The airline industry has been so successful at nickel-and-diming its customers with fees for everything from checked bags to priority boarding, the hotel industry is now following suit. 

Hotels will rake in a whopping $2.25 billion in revenue from add-on fees this year -- an increase of 6 percent from 2013 and nearly double from a decade ago, reports the Associated Press. And about half of the increase is from the addition of new types of fees and the increase in amounts for existing fees. 

The figures come from a study released by Bjorn Hanson, a professor at New York University's hospitality school. 

Here are a few of the most outrageous fees some hotels are charging:

  • Storing luggage for a few hours after check-out time: $1 or $2 per bag
  • In-room safes: $1.50 a night
  • Internet access: $10 to $25 a night 
  • Personal use fee for storing your own water bottle or drink in hotel fridge: $25 
  • Early check-in/late check-out fee: $30 
  • Receiving or sending packages for guests: Anywhere between $1 and $25 
  • Minbar re-stocking fee: 18% of items bought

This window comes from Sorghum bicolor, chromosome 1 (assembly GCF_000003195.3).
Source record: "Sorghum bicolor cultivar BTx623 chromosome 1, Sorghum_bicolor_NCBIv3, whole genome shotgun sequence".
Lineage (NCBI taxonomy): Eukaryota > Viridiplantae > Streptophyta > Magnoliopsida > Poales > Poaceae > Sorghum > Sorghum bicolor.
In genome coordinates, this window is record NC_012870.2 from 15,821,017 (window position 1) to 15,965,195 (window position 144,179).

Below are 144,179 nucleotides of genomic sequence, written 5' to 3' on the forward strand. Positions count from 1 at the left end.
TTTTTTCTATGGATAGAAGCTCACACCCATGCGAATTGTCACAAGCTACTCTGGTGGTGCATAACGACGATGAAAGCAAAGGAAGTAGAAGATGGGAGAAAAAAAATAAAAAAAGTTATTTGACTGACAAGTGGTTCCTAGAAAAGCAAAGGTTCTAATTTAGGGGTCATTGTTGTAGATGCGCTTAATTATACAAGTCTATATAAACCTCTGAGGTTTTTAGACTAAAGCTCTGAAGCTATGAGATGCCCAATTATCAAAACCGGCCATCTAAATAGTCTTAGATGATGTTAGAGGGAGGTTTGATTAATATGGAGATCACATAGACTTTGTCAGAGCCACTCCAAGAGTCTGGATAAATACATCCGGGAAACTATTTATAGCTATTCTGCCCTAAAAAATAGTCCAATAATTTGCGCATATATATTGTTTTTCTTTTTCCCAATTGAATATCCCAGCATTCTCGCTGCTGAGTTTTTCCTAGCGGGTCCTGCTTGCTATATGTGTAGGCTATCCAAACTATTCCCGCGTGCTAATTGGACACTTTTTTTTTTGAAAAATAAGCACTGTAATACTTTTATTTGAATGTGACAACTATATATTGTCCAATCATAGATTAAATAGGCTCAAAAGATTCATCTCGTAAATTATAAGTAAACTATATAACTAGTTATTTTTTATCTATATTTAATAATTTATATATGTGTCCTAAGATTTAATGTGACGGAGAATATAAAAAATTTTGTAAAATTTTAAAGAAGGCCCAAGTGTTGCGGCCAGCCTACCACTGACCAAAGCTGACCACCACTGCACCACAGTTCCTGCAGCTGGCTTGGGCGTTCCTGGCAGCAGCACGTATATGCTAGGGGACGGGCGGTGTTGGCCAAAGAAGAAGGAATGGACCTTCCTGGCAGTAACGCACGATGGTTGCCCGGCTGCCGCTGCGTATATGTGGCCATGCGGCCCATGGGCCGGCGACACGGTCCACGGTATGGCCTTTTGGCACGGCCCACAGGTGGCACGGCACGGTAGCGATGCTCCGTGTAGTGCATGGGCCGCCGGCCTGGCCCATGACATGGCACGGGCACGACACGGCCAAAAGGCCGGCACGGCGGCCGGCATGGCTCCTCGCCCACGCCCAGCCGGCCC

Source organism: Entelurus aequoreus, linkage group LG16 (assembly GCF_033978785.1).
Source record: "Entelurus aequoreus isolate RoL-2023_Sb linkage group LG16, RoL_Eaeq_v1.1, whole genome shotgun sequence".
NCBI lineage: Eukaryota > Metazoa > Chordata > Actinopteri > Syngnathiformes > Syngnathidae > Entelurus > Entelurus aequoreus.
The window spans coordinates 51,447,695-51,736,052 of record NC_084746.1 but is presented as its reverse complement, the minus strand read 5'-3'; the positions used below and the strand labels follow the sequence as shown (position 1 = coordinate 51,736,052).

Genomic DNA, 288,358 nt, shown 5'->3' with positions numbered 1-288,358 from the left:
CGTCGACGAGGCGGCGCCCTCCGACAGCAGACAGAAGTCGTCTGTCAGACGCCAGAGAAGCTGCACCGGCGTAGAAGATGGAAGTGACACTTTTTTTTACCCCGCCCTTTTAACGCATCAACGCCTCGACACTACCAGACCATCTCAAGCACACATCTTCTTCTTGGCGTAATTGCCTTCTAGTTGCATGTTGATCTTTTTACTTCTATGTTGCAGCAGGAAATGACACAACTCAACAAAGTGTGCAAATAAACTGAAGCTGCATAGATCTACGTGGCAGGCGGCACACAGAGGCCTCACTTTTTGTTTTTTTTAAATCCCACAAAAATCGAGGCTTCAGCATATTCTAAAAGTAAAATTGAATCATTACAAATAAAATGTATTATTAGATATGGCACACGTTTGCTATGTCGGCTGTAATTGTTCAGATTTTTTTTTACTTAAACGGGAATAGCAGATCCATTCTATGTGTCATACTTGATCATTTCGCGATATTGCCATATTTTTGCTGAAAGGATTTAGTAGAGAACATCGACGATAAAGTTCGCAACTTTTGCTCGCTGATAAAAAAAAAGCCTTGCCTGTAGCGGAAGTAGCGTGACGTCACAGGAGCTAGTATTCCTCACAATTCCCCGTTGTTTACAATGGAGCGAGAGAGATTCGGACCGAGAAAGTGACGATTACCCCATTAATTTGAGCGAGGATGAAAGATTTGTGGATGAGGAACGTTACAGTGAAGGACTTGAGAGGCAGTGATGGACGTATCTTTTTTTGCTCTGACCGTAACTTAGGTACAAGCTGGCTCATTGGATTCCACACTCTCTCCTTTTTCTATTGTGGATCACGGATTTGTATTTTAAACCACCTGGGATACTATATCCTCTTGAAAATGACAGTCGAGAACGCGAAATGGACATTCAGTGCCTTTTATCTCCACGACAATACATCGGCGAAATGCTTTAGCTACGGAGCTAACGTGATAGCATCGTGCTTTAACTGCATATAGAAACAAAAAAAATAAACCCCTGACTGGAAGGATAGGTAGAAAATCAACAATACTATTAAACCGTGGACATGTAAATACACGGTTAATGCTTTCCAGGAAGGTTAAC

And that's just a small sample. Hotels are getting more creative when it comes to dreaming up new fees. So is there any way to fight back? 

Bjorn suggests reading the fine print on your hotel bill. And while fewer hotels will waive such fees upon request, it's worth it to ask -- especially if you weren't told about it in advance. Better yet, call your hotel ahead of time to find out what fees might apply to your stay. If you're searching for a hotel, try booking site, which includes information on taxes, resort fees, parking and wi-fi in its search results. 

Be sure to ask about fees when you check in, as well. Some hotels will charge a "resort fee" for access to the fitness center or other services. If you don't plan on using any of them, let the hotel know and ask for the fee to be waived. 

Finally, if you're a member of a hotel loyalty program, use it. Many offer fee waivers for their members. Kimpton's rewards program, for example, offers free wi-fi to its members.